In the same week that the remains of the three men were discovered, there was yet another ambush of buses travelling from Mandera town. The bus was in a convoy of three and was being guarded by Kenya Police Reservists. Four passengers and a police reservist died. In the previous week, another bus, that time escorted by Kenya Police Force officers, was attacked. Four police died. The police refused to escort any more buses until they were provided with reinforcements and the right kind of transport. At the beginning of the month, as Kenya celebrated Madaraka Day, it is rumoured that the police who marched past the presidential dais in Nakuru were not paid their allowances by their seniors and went on "strike" until the allowances were settled. Early in the year, the sorry state of police patrolling the Boni Forest in Lamu, was broadcast on TV. The police who spoke to reporters were punished for insubordination, dereliction of duty and painting the National Police Service in a bad light.
What emerges is that rank and file policemen are brutalised by their superiors and they, in turn, brutalise the civilian population. The Mavoko Three are not the only victims of the police. There are countless others in the years since we promulgated the constitution, including those who have been "renditioned" outside Kenya on "terrorism" charges and those who have been executed extra-judicially for "terrorist" links or sympathies. These events echo the brutal tactics employed by the police and sanctioned by the late John Michuki when he was the Minister of Internal Security and Provincial Administration when scores of Mungiki adherents and sympathisers were executed extra-judicially. Paul Muite, Senior Counsel, estimates that there were 8,000 such executions.
The United Nations Special Rapportuer on Extra-judicial Killings noted that the police forces of Kenya were not designed, equipped or trained to ensure the safety or security of the civilian population but for the control of civilians. If there was safety or security to be had, it would be the safety and security of the State, the Presidency and the ruling elite. This is the internal security infrastructure that was established by the colonial government, perpetuated by the post-Independence governments of Presidents Kenyatta and Moi, and inherited by the post-multi-party elections' governments of Presidents Kibaki and Kenyatta the Younger. Reforms, as executed after the Ransley Reprt, haven't reordered the relationship of the State and police with the people; they have merely dressed it up in fancy clothes and titles. The police remains a violent tool for the control and subjugation of the civilian population. The Mavoko Three are unlikely to be the last victims of the police.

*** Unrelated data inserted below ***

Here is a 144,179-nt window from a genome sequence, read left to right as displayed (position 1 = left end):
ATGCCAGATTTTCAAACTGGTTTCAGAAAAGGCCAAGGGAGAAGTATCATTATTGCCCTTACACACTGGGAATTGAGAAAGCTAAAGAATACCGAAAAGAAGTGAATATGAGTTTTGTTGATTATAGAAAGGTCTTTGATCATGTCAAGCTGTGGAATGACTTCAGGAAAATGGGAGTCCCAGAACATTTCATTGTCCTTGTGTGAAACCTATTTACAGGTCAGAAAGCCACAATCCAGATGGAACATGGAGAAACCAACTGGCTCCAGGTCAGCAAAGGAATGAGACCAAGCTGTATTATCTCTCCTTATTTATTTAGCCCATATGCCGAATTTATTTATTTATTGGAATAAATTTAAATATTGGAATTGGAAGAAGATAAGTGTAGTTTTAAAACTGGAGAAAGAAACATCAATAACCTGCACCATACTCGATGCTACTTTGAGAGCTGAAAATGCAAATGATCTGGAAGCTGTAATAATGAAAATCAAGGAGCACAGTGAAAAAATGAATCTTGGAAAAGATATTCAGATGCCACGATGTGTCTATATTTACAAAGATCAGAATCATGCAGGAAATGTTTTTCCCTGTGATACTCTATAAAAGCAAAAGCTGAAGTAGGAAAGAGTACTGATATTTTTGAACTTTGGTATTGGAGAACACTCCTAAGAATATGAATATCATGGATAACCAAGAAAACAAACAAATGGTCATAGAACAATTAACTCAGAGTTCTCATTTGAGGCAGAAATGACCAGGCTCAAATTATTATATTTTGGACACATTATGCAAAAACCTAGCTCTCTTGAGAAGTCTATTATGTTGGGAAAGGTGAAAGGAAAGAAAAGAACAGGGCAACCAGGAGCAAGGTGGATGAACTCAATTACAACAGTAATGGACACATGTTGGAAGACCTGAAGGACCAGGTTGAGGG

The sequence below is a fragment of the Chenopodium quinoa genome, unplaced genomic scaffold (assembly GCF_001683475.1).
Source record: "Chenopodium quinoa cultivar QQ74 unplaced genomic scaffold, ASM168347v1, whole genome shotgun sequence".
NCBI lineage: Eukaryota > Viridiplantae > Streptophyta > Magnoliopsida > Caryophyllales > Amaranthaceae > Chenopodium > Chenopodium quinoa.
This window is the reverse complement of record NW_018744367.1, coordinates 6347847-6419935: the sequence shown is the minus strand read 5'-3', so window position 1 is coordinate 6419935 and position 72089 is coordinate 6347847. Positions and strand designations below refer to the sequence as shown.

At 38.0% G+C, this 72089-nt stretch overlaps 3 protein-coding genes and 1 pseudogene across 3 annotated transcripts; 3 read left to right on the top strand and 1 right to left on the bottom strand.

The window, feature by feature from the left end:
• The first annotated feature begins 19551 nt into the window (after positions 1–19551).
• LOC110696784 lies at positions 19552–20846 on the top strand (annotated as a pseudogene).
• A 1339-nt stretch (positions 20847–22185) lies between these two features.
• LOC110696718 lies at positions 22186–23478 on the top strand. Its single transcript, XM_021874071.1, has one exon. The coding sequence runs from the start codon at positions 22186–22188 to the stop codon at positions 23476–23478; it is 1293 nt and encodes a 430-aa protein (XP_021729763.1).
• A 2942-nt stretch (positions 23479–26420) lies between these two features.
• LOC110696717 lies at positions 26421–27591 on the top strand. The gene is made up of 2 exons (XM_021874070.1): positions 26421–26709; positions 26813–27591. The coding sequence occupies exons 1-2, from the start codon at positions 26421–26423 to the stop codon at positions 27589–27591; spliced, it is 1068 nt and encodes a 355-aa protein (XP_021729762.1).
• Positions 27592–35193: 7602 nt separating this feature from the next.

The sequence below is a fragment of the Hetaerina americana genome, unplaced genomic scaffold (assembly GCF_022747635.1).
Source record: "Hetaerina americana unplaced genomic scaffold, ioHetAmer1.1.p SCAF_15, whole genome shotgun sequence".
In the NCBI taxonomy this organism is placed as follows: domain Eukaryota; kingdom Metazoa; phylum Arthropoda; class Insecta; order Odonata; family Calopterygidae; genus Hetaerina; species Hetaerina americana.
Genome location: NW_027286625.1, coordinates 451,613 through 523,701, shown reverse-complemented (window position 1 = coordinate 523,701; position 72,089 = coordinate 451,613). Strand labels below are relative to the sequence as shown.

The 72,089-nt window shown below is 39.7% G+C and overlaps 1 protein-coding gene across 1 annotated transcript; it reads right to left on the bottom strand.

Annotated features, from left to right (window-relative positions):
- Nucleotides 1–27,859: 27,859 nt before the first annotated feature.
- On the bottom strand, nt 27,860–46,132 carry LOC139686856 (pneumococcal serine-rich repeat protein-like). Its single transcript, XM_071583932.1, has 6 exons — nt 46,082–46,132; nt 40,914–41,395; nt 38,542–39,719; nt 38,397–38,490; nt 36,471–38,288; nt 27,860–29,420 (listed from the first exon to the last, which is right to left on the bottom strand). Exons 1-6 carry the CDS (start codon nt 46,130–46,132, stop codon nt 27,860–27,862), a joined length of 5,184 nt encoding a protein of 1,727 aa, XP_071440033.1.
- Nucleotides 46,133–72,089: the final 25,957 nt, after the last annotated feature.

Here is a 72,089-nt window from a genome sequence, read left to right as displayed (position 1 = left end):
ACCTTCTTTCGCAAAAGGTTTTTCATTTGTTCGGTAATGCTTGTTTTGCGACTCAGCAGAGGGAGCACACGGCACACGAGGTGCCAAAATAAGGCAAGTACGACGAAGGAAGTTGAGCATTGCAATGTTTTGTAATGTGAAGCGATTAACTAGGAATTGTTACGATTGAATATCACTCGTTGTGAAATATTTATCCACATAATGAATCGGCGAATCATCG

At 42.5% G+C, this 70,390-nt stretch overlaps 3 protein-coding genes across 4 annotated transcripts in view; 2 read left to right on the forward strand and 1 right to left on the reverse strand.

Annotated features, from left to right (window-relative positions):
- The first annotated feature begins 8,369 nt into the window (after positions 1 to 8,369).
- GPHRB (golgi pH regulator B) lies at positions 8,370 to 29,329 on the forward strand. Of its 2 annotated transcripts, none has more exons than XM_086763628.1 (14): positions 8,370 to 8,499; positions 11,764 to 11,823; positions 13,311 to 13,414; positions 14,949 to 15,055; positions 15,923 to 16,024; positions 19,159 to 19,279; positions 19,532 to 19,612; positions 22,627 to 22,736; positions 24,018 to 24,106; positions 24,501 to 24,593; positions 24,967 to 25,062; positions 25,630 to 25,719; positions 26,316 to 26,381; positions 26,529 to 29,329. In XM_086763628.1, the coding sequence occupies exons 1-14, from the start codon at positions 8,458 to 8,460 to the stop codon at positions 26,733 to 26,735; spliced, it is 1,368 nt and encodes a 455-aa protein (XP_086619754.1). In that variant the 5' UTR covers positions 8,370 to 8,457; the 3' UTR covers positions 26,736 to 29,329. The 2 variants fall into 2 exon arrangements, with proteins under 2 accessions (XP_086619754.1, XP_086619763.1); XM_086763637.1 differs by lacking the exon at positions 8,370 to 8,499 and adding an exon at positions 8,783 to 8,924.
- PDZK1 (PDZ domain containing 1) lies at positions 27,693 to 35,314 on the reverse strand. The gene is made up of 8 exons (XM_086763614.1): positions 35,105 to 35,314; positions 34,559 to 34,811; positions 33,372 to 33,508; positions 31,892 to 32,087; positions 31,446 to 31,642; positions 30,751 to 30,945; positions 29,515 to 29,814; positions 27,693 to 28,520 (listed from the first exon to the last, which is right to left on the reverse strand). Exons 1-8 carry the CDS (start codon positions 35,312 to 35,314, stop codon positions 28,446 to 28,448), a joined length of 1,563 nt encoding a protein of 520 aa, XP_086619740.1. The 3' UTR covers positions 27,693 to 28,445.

Despite the threat against the civilian population by terrorist organisations and armed brigands, a national, armed police service is abnormal. It is expensive to equip and difficult to regulate. If we are serious about reforming the National police Service, we must begin by disarming it in its entirety. Where armed response is required, a scaled down General Service Unit shall suffice. Secondly, the police force must be broken up and decentralised completely. Policing must be placed under the authority of governors. Except for the armed General Service Unit, police do not require a national command-and-control system. This will freak out the securocracy and its boosters but if we are to change the way in which we are policed and how the police operate among civilians, it is the only radical step that will convert it into a true police organisation and not a rogue army occupying our streets.